There’s absolutely nothing wrong with you. I really enjoyed our time together. You’re very beautiful, and I’m so lucky I found you. I’m sure you’ll make someone else really happy. Those are all things I could say to Miller’s Crossing. They’re all compliments. And they’re also things you say to someone when you’re breaking up and moving on to something better.
There genuinely is absolutely nothing wrong with Miller’s Crossing (1990), Joel and Ethan Coen’s third feature. It’s a supremely competent genre picture chronicling gangland wars in Depression-era Anywhere, U.S.A. Barry Sonnenfeld’s photography tints the picture an appropriate shade of grey, Carter Burwell’s music is understated and evocative, and Gabriel Byrne was born to play the world-weary antihero at its center. The film will be playing at the Walker Art Center on September 19 and 20 as part of the museum’s Coen retrospective.
The plot, inspired by the Dashiell Hammett novels Red Harvest and Glass Key, revolves around Tom (Byrne), a man who everyone wants to trust. His loyalty is courted in turn by party boss Leo (Albert Finney), up-and-comer Johnny (Jon Polito), and three-faced bookie Bernie (John Turturro, in the first of several memorable turns with the Coens). Tom seems to want to trust himself, to believe that being honest and perhaps even—dare it be imagined—caring will return at least some reward, but it’s not the time and place to entertain such thoughts. His girl Verna (Marcia Gay Harden) swears he’s her man, but she may also have sworn that to a few other guys to protect her brother Bernie. As powers rise and fall, Tom gets yanked around like Jersey Shore taffy, remaining consistently expressionless.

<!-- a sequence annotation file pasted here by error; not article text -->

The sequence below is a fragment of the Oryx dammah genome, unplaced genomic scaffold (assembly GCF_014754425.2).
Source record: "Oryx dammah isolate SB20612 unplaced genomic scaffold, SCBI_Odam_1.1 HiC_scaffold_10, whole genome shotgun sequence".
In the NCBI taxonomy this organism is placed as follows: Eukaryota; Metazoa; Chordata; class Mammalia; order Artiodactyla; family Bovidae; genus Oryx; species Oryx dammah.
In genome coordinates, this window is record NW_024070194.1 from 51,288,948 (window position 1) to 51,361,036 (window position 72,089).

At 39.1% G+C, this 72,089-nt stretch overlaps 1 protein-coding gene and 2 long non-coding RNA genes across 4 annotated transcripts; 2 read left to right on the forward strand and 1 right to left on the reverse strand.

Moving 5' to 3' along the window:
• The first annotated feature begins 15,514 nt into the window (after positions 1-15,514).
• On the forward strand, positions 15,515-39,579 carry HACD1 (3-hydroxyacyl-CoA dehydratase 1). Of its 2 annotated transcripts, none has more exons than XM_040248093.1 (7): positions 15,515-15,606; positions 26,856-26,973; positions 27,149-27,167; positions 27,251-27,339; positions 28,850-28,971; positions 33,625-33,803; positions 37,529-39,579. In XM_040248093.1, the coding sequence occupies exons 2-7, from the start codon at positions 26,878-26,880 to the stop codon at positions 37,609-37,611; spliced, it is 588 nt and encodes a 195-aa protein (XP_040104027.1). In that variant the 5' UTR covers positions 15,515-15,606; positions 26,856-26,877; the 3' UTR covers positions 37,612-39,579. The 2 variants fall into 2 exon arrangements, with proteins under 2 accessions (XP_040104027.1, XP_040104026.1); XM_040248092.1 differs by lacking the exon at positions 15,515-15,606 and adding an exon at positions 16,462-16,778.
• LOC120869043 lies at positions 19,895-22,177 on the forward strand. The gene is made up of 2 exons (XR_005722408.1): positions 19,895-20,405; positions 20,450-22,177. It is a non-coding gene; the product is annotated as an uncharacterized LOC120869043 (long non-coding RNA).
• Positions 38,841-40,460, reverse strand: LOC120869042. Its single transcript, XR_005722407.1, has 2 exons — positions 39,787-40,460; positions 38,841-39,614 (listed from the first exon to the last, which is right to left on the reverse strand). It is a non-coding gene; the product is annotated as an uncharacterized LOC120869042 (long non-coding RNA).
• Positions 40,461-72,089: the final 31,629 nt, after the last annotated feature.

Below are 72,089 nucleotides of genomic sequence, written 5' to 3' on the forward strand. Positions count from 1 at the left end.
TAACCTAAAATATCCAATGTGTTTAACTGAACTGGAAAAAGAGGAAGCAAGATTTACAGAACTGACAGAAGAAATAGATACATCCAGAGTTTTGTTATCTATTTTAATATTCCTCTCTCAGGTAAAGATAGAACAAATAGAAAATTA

In my review of Raising Arizona, I suggested that it took the Coens a while to begin drawing actual characters. Of course, from the first scene of their first feature their movies overflowed with “characters,” and such are in ample supply in Miller’s Crossing—among them one played by Steve Buscemi, another Coen stalwart making his debut here with a typically brilliant cameo—but actual characters change and evolve. Only Byrne undergoes any real development here, and it’s a very slight change. By the end of the picture he’s capable of something he wasn’t capable of at the beginning (to paraphrase Freud, sometimes a gun is just a gun), but his human decency was already hanging on by such a bare thread that his transformation is like a second shoe hitting the ground. You knew it was going to drop, you just didn’t know exactly when.
Miller’s Crossing is (deliberately, of course—this being the Coens) a far cry from the hyperkinetic comedy of Raising Arizona, but nor does it have the nail-biting suspense and primal intensity of Blood Simple. It’s most interesting, in fact, when seen as a sort of inversion of the Blood Simple formula: instead of violence suddenly ripping into ordinary lives, Miller’s Crossing has a man living a violent life but yearning for a bout of shocking ordinariness.
Jay Gabler (firstname.lastname@example.org) is the Daily Planet’s arts editor.
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